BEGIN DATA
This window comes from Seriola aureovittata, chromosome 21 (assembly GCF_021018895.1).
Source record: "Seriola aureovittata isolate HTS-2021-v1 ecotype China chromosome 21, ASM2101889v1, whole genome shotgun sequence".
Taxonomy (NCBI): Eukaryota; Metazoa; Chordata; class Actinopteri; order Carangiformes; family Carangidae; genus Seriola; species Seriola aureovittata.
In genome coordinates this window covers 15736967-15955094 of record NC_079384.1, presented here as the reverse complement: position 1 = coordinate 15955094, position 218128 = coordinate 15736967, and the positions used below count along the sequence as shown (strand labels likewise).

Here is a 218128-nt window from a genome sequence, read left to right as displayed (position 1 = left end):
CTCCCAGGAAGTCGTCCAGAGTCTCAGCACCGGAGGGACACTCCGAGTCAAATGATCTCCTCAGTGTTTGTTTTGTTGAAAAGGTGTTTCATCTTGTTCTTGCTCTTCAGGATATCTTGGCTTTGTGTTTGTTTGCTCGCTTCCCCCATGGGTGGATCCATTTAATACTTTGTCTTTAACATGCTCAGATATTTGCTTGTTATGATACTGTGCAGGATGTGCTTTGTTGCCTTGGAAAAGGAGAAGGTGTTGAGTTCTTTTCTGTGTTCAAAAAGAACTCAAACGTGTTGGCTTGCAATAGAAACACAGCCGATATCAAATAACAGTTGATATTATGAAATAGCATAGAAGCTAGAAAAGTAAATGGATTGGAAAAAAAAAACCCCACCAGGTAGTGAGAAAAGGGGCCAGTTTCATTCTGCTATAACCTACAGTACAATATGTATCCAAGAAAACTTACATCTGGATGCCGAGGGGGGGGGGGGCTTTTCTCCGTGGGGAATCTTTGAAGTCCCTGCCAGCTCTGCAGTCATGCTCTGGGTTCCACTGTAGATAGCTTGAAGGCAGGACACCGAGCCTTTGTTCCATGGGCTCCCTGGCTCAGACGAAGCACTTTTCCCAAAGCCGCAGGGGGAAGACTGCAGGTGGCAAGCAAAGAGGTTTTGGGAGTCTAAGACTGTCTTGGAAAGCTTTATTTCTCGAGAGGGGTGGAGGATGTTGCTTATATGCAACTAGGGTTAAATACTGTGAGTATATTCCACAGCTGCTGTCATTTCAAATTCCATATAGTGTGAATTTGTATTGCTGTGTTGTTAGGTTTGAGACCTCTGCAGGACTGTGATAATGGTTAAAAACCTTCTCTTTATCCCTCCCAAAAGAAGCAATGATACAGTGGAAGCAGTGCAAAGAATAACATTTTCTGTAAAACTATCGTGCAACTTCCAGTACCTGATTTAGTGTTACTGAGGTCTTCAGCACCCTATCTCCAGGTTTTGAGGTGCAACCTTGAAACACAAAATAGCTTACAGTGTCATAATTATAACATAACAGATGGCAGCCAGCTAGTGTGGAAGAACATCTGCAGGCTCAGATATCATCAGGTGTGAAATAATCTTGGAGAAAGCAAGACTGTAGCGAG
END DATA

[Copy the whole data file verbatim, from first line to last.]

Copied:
This window comes from Seriola aureovittata, chromosome 21 (assembly GCF_021018895.1).
Source record: "Seriola aureovittata isolate HTS-2021-v1 ecotype China chromosome 21, ASM2101889v1, whole genome shotgun sequence".
Taxonomy (NCBI): Eukaryota; Metazoa; Chordata; class Actinopteri; order Carangiformes; family Carangidae; genus Seriola; species Seriola aureovittata.
In genome coordinates this window covers 15736967-15955094 of record NC_079384.1, presented here as the reverse complement: position 1 = coordinate 15955094, position 218128 = coordinate 15736967, and the positions used below count along the sequence as shown (strand labels likewise).

Here is a 218128-nt window from a genome sequence, read left to right as displayed (position 1 = left end):
CTCCCAGGAAGTCGTCCAGAGTCTCAGCACCGGAGGGACACTCCGAGTCAAATGATCTCCTCAGTGTTTGTTTTGTTGAAAAGGTGTTTCATCTTGTTCTTGCTCTTCAGGATATCTTGGCTTTGTGTTTGTTTGCTCGCTTCCCCCATGGGTGGATCCATTTAATACTTTGTCTTTAACATGCTCAGATATTTGCTTGTTATGATACTGTGCAGGATGTGCTTTGTTGCCTTGGAAAAGGAGAAGGTGTTGAGTTCTTTTCTGTGTTCAAAAAGAACTCAAACGTGTTGGCTTGCAATAGAAACACAGCCGATATCAAATAACAGTTGATATTATGAAATAGCATAGAAGCTAGAAAAGTAAATGGATTGGAAAAAAAAAACCCCACCAGGTAGTGAGAAAAGGGGCCAGTTTCATTCTGCTATAACCTACAGTACAATATGTATCCAAGAAAACTTACATCTGGATGCCGAGGGGGGGGGGGGCTTTTCTCCGTGGGGAATCTTTGAAGTCCCTGCCAGCTCTGCAGTCATGCTCTGGGTTCCACTGTAGATAGCTTGAAGGCAGGACACCGAGCCTTTGTTCCATGGGCTCCCTGGCTCAGACGAAGCACTTTTCCCAAAGCCGCAGGGGGAAGACTGCAGGTGGCAAGCAAAGAGGTTTTGGGAGTCTAAGACTGTCTTGGAAAGCTTTATTTCTCGAGAGGGGTGGAGGATGTTGCTTATATGCAACTAGGGTTAAATACTGTGAGTATATTCCACAGCTGCTGTCATTTCAAATTCCATATAGTGTGAATTTGTATTGCTGTGTTGTTAGGTTTGAGACCTCTGCAGGACTGTGATAATGGTTAAAAACCTTCTCTTTATCCCTCCCAAAAGAAGCAATGATACAGTGGAAGCAGTGCAAAGAATAACATTTTCTGTAAAACTATCGTGCAACTTCCAGTACCTGATTTAGTGTTACTGAGGTCTTCAGCACCCTATCTCCAGGTTTTGAGGTGCAACCTTGAAACACAAAATAGCTTACAGTGTCATAATTATAACATAACAGATGGCAGCCAGCTAGTGTGGAAGAACATCTGCAGGCTCAGATATCATCAGGTGTGAAATAATCTTGGAGAAAGCAAGACTGTAGCGAG